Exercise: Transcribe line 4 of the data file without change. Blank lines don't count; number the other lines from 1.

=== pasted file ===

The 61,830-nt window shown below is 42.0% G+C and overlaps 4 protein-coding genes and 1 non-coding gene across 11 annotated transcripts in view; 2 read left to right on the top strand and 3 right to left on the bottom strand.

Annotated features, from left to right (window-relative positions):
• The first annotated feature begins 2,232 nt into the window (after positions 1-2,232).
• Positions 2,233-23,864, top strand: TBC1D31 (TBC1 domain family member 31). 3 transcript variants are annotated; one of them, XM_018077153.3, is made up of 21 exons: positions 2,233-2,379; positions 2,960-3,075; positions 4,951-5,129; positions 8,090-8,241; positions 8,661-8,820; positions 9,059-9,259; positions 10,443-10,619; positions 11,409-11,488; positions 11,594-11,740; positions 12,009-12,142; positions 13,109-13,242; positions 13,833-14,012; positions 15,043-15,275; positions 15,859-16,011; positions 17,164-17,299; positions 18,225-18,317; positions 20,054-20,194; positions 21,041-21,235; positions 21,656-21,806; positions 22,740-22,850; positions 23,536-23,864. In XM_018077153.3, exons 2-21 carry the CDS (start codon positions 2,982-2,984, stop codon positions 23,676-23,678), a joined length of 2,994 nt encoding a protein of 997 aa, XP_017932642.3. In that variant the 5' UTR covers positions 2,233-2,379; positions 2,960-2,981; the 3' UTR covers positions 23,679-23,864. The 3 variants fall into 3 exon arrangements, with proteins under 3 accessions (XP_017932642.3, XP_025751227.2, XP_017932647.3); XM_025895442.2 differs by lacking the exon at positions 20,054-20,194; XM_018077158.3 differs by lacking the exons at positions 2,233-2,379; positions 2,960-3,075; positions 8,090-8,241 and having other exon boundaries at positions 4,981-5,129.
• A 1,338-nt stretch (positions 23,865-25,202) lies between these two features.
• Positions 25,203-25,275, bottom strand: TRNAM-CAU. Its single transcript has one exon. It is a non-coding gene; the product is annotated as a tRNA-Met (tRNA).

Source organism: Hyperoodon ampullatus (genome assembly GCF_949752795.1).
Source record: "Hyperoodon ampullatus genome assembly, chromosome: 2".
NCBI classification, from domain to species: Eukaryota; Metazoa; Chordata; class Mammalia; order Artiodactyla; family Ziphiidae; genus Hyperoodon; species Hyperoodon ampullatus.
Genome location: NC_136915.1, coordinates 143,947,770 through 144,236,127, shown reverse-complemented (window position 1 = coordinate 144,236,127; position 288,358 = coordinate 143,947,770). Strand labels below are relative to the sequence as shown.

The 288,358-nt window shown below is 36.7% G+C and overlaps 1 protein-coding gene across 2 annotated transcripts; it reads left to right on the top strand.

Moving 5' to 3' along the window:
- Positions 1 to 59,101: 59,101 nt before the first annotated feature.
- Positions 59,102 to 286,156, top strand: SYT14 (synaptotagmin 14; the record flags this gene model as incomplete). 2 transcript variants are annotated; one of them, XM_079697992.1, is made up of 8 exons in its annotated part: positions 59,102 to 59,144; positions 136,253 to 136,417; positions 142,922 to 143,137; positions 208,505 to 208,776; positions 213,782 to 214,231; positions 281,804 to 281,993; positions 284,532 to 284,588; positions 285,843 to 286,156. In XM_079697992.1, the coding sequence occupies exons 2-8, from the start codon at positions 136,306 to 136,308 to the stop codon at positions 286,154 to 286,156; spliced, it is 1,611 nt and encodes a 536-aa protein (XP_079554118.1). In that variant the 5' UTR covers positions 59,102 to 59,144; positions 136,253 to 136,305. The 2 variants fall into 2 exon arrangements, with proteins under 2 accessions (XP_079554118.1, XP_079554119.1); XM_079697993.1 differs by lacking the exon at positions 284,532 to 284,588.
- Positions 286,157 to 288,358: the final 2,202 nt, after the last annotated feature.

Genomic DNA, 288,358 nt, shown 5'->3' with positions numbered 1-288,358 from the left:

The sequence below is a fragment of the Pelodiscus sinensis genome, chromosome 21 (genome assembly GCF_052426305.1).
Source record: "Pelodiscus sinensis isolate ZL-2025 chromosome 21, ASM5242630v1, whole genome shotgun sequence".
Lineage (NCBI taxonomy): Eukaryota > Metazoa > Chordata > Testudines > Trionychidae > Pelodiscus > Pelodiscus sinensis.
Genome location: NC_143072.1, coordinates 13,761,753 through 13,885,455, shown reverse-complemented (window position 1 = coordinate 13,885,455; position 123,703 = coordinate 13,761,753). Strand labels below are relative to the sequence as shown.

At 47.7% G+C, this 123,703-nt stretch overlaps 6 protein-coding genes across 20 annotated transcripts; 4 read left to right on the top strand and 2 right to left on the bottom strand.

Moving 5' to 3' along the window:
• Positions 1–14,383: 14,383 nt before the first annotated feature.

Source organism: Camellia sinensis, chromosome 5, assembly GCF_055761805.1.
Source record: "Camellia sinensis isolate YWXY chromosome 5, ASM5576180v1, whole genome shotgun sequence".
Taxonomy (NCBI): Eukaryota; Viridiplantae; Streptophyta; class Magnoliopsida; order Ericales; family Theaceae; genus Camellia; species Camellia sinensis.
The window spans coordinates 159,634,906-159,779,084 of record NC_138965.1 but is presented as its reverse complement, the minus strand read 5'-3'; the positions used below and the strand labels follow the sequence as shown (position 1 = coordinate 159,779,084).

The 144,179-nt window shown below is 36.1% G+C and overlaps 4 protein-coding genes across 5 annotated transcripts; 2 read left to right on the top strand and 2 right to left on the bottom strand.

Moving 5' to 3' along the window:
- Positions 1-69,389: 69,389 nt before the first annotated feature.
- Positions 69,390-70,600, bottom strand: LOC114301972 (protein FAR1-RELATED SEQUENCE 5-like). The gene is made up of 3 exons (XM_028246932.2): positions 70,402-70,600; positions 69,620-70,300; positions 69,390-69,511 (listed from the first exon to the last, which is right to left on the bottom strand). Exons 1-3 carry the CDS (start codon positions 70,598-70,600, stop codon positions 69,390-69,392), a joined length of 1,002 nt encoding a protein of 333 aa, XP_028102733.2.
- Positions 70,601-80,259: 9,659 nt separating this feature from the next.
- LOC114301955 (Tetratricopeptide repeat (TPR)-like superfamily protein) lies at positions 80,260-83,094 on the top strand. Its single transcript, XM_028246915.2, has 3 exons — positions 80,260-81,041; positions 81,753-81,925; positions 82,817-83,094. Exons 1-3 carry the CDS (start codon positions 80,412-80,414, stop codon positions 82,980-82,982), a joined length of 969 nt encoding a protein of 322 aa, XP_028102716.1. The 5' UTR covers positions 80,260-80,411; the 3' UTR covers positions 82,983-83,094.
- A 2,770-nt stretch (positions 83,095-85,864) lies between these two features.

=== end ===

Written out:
• Positions 2,233-23,864, top strand: TBC1D31 (TBC1 domain family member 31). 3 transcript variants are annotated; one of them, XM_018077153.3, is made up of 21 exons: positions 2,233-2,379; positions 2,960-3,075; positions 4,951-5,129; positions 8,090-8,241; positions 8,661-8,820; positions 9,059-9,259; positions 10,443-10,619; positions 11,409-11,488; positions 11,594-11,740; positions 12,009-12,142; positions 13,109-13,242; positions 13,833-14,012; positions 15,043-15,275; positions 15,859-16,011; positions 17,164-17,299; positions 18,225-18,317; positions 20,054-20,194; positions 21,041-21,235; positions 21,656-21,806; positions 22,740-22,850; positions 23,536-23,864. In XM_018077153.3, exons 2-21 carry the CDS (start codon positions 2,982-2,984, stop codon positions 23,676-23,678), a joined length of 2,994 nt encoding a protein of 997 aa, XP_017932642.3. In that variant the 5' UTR covers positions 2,233-2,379; positions 2,960-2,981; the 3' UTR covers positions 23,679-23,864. The 3 variants fall into 3 exon arrangements, with proteins under 3 accessions (XP_017932642.3, XP_025751227.2, XP_017932647.3); XM_025895442.2 differs by lacking the exon at positions 20,054-20,194; XM_018077158.3 differs by lacking the exons at positions 2,233-2,379; positions 2,960-3,075; positions 8,090-8,241 and having other exon boundaries at positions 4,981-5,129.